[1] Reference

Vegetal: An alcoholic beverage which has an aroma and flavour reminiscent of vegetation as opposed to fruit or floral notes.

pomelo, cherokee and umami corner fifty three gin bottles
How do you decide what ingredients to use?

Pomelo, Cherokee and Umami, the gins that we started with, were flavours that made sense. We knew what we wanted, so we used botanicals that provided the Savoury, Citrus and Smokey flavours to create them. But as for the less obvious flavours, I’ve never worked out how to answer that question. It’s been asked quite a few times, but I just don’t know. I love cooking, but I very rarely use recipes. It’s mostly instinct, I just get ideas and run with them to see if it works out. So I suppose that’s my approach with producing our Gins as well [laughs]

Kind of like asking a musician where does a tune come from?

There was a certain echo chamber in 2017, when we were starting out, that I don’t think we would ever be able to replicate. A combination of sleep deprivation, the pressure of time to get something out for Christmas and wanting to leave my job and start the business. All of those things contributed to a melting pot of frantic, energetic ideas creation and trying to be different. The funny thing is, that five years on, when other people have made some weird stuff, customers still say that our original three flavours are unique.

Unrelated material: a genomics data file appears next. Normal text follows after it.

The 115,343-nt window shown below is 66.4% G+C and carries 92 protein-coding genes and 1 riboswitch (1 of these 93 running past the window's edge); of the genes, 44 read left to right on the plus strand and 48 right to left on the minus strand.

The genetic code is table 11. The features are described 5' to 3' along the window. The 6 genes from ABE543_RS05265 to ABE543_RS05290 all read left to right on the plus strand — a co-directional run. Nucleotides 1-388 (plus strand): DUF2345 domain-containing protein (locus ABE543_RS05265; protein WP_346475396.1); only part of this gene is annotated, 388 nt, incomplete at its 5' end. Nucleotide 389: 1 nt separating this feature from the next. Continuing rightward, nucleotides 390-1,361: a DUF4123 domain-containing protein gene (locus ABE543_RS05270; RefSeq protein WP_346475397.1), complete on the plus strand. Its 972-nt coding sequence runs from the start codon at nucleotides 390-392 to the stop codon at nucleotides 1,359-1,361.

Umami, not pink and lemon meringue pie corner fifty three gin bottles
Pun intended, If you could bottle that process it would be worth a fortune, and I suppose in some ways that’s exactly what you have done [laughs]

I think our other three gins, the Rum, the Pink and the LMP [lemon meringue pie] were far more ‘designed’, as a result of having done it for a while. Applying our experience if you will. But I wouldn’t want to do that long weekend brainstorm again.


No, I think it’s conducive to creativity, but not great for commercialism. Not wishing to sound pompous, but I think that if you want to create great art you have to go a little bit mad. The trouble with that is, you are more likely to create something that is polarising or different, that people aren’t sure about, which is not necessarily good for business. But that’s the difference between me being an entrepreneur, which is what I’ve turned into, versus being a distiller and a creative, which is what I started out wanting to be.